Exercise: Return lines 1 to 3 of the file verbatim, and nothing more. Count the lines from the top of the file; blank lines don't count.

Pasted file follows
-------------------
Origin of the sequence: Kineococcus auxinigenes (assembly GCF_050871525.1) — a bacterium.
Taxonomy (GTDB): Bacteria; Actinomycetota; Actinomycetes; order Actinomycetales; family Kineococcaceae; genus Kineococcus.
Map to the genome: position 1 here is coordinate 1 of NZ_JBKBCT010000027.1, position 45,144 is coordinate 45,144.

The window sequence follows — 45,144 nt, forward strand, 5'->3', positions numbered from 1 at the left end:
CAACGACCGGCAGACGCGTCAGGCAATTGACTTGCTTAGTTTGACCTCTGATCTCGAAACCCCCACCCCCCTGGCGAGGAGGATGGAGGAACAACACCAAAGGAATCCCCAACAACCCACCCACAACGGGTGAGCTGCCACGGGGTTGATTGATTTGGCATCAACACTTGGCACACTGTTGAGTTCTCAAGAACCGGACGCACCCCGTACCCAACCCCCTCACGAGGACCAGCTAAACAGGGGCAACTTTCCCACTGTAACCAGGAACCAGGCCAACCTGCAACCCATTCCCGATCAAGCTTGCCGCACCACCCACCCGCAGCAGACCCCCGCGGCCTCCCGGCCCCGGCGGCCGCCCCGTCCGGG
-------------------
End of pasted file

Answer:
Origin of the sequence: Kineococcus auxinigenes (assembly GCF_050871525.1) — a bacterium.
Taxonomy (GTDB): Bacteria; Actinomycetota; Actinomycetes; order Actinomycetales; family Kineococcaceae; genus Kineococcus.
Map to the genome: position 1 here is coordinate 1 of NZ_JBKBCT010000027.1, position 45,144 is coordinate 45,144.